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Score Board: Soundtracks for Tabletop Games, Part One

Posted by Amoebite, October 2, 2017 07:55pm | Post a Comment

By Chris Curtis

Nearly any social gathering benefits from the addition of well-chosen music, and a board gaming get-together is no exception. Of course, you could just throw on some random favorite albums and leave it at that. But it’s easy to take your game session to the next level by selecting an appropriate, themed musical backdrop! Just as an artfully composed soundtrack greatly enhances the movie experience, the proper choice of gaming music can help create atmosphere and accentuate the drama and laughter around the table.

So let’s see if we can make some connections between playing music and playing games, and generate some enthralling synergy from their combination. We’ll start by taking a trip back to the Middle Ages by way of the 1960s…

After more than a dozen years of success with folk-based indie label Elektra, which he started from his college dorm room, Jac Holzman established Nonesuch Records in 1964 with the goal of making classical recordings affordable and accessible. Nonesuch LP releases were priced at $2.50, half the cost of a typical classical release, comparable to that of a quality paperback book. The label’s first album was a French recording of Renaissance vocal music and it set the template for the first few dozen subsequent releases: quality European recordings licensed by Holzman at cut-rate prices, attractively packaged in the label’s house graphic style.

By the 1967 release of In a Medieval Garden by the Stanley Buetens Lute Ensemble, however,Splendor, In A Medieval Garden Nonesuch had begun picking up domestic talent and expanding their musical scope (including commissioning a groundbreaking electronic piece by composer Morton Subotnick, Silver Apples of the Moon, itself an excellent board game accompaniment). Buetens, a former New Yorker attending graduate school at Stanford University in Northern California, recorded just one LP for Nonesuch, but it’s an evocative delight. With the group’s focus on the lute, a stringed instrument descended from the Middle Eastern oud with some similarities to the later-to-come guitar, this gentle album effortlessly conjures up another era and milieu. Recorders and vocals offer up subtle melodies over instrumentally sparse but often rhythmically complex backings.

Stanley Buetens
Stanley Buetens via Lutestuff.com

With its transporting qualities, this collection of early music makes an excellent complement to many tabletop games set in the Middle Ages or Renaissance, such as Carcassonne, Alhambra, Love Letter, Biblios, Kingdomino and Queendomino, and especially a recent obsession of mine -- Splendor.

I’m a bit of a late arrival to the Splendor party, as the game was released in 2014. I’ve only been actively into modern gaming for the last couple of years, and when I started hearing about it, Splendor seemed like it might be a bit too dry and puzzly for my tastes. Since giving it a try several months ago, though, I’ve become a dedicated convert.

Players take on the role of Renaissance jewel merchants aiming to build an economic machine by clever selection of cards and gem tokens. Boiled down to its essence, it’s a game of buying stuff to buy additional stuff at a much cheaper price (or sometimes get it for free!). This is somehow just inherently fun and satisfying. In gamer lingo, this type of mechanism is called "engine building." Designer Marc AndrĂ©’s game is pure elegance in its structure, deliciously distilling to a pure essence its core mechanics. On your turn, you either take chips (gem tokens) or buy a card from a tableau of 12 on the table. There are a few other rules and options but not many; new players can be up and running after less than five minutes of rulesplaining. Despite its simple framework, there are a multitude of strategic approaches to victory.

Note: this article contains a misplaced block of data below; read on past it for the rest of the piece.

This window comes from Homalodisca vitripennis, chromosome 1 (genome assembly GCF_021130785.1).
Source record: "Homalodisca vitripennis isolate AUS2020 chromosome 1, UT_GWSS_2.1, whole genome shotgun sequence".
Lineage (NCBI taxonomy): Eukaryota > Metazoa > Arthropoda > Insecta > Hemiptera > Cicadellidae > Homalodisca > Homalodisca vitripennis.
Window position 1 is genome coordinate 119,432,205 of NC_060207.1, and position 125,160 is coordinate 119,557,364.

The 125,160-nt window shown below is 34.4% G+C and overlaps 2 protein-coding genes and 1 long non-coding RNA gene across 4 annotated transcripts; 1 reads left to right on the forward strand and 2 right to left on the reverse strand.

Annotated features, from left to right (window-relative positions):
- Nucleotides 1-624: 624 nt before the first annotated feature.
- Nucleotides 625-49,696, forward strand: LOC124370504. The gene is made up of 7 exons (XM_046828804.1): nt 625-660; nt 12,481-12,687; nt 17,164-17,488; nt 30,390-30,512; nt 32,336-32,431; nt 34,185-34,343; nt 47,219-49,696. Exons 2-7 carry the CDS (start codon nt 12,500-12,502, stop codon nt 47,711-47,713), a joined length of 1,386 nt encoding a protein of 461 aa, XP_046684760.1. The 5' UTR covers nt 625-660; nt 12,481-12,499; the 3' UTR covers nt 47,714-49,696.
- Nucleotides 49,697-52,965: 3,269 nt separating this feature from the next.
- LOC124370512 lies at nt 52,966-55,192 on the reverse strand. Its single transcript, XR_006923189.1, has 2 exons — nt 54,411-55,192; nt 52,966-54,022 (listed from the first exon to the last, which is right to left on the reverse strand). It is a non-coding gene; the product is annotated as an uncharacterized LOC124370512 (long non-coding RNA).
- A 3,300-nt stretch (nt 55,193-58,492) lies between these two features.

Everyone I’ve played with has really enjoyed Splendor. They admire the expressive artwork and remark upon the quality, heft, and feel-appeal of the gem tokens. And they’re surprised that a relatively thinky, somewhat serious game can be such a pleasure to play. I feel the same way! I really love this oddly addictive game.

However, the main criticism the title gets is the seemingly arbitrary nature of the Renaissance/gemstone theme…it’s practically the archetypal “pasted-on” theme, a scourge of innumerable games. Admittedly, it could have easily been re-themed, but the game’s innate grace and refinement seem to suit the subject matter. It feels like a classic game that has stood the test of time, despite its relatively recent vintage. And here’s where the soundtrack really completes the picture, as Stanley Buetens’ harmonious sound provides an elegant and stately backdrop to gameplay. Playing Splendor is not the most interactive or chatty experience, and there can be periods of silent brain-burning and concentration. Beyond just filling in those silent gaps, In a Medieval Garden really helps to set the tone and adds an extra layer of enjoyment, nicely tying together the whole experience.

Another excellent Nonesuch title in a similar vein is Pleasures of the Royal Courts by David Munrow and the Early Music Consort of London. This one is a bit more rhythmic, and as its title implies, has more of a “regal” quality, conjuring up stereotypical images of lords, ladies, and royalty in refined and opulent surroundings. Nonesuch released dozens of albums of Early Music, and most are worthy of exploration. True to Jak Holzman’s original intentions, most of the catalog is still inexpensive: though currently out of print, these titles make routine appearances in Amoeba’s used (and sometimes clearance!) bins. Do a bit of digging for vinyl and CDs in the Classical section and you are liable to discover more affordable gems than in a game of Splendor!

Now let’s jump ahead several hundred years, take a quick stop in the late-20th century, and then journey onward to uncertain futures…